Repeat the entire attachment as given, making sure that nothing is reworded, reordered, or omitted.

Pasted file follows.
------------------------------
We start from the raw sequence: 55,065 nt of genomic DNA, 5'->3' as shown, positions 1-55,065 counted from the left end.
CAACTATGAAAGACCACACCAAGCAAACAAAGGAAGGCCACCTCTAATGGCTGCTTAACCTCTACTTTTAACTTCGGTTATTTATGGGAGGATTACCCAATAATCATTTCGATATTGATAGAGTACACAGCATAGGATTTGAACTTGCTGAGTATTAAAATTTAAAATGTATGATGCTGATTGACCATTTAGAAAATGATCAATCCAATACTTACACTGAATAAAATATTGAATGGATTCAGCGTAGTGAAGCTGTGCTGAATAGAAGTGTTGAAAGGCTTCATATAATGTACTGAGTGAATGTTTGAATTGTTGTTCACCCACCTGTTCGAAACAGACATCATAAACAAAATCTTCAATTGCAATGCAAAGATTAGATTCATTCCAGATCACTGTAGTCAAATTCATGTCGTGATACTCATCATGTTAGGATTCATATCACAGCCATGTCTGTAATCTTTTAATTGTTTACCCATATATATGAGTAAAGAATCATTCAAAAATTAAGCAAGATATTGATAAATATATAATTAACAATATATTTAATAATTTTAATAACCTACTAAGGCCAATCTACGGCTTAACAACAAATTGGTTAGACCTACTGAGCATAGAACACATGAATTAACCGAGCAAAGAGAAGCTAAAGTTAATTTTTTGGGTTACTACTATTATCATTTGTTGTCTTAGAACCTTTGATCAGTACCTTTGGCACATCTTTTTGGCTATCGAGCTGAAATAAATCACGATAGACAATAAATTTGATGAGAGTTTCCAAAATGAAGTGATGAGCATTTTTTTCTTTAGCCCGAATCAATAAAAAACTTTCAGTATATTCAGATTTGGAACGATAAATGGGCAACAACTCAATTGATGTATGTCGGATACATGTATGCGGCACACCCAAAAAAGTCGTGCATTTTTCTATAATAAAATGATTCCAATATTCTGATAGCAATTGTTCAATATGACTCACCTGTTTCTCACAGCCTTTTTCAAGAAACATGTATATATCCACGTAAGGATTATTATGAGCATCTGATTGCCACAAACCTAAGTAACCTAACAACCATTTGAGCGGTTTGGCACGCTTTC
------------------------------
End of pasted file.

We start from the raw sequence: 55,065 nt of genomic DNA, 5'->3' as shown, positions 1-55,065 counted from the left end.
CAACTATGAAAGACCACACCAAGCAAACAAAGGAAGGCCACCTCTAATGGCTGCTTAACCTCTACTTTTAACTTCGGTTATTTATGGGAGGATTACCCAATAATCATTTCGATATTGATAGAGTACACAGCATAGGATTTGAACTTGCTGAGTATTAAAATTTAAAATGTATGATGCTGATTGACCATTTAGAAAATGATCAATCCAATACTTACACTGAATAAAATATTGAATGGATTCAGCGTAGTGAAGCTGTGCTGAATAGAAGTGTTGAAAGGCTTCATATAATGTACTGAGTGAATGTTTGAATTGTTGTTCACCCACCTGTTCGAAACAGACATCATAAACAAAATCTTCAATTGCAATGCAAAGATTAGATTCATTCCAGATCACTGTAGTCAAATTCATGTCGTGATACTCATCATGTTAGGATTCATATCACAGCCATGTCTGTAATCTTTTAATTGTTTACCCATATATATGAGTAAAGAATCATTCAAAAATTAAGCAAGATATTGATAAATATATAATTAACAATATATTTAATAATTTTAATAACCTACTAAGGCCAATCTACGGCTTAACAACAAATTGGTTAGACCTACTGAGCATAGAACACATGAATTAACCGAGCAAAGAGAAGCTAAAGTTAATTTTTTGGGTTACTACTATTATCATTTGTTGTCTTAGAACCTTTGATCAGTACCTTTGGCACATCTTTTTGGCTATCGAGCTGAAATAAATCACGATAGACAATAAATTTGATGAGAGTTTCCAAAATGAAGTGATGAGCATTTTTTTCTTTAGCCCGAATCAATAAAAAACTTTCAGTATATTCAGATTTGGAACGATAAATGGGCAACAACTCAATTGATGTATGTCGGATACATGTATGCGGCACACCCAAAAAAGTCGTGCATTTTTCTATAATAAAATGATTCCAATATTCTGATAGCAATTGTTCAATATGACTCACCTGTTTCTCACAGCCTTTTTCAAGAAACATGTATATATCCACGTAAGGATTATTATGAGCATCTGATTGCCACAAACCTAAGTAACCTAACAACCATTTGAGCGGTTTGGCACGCTTTC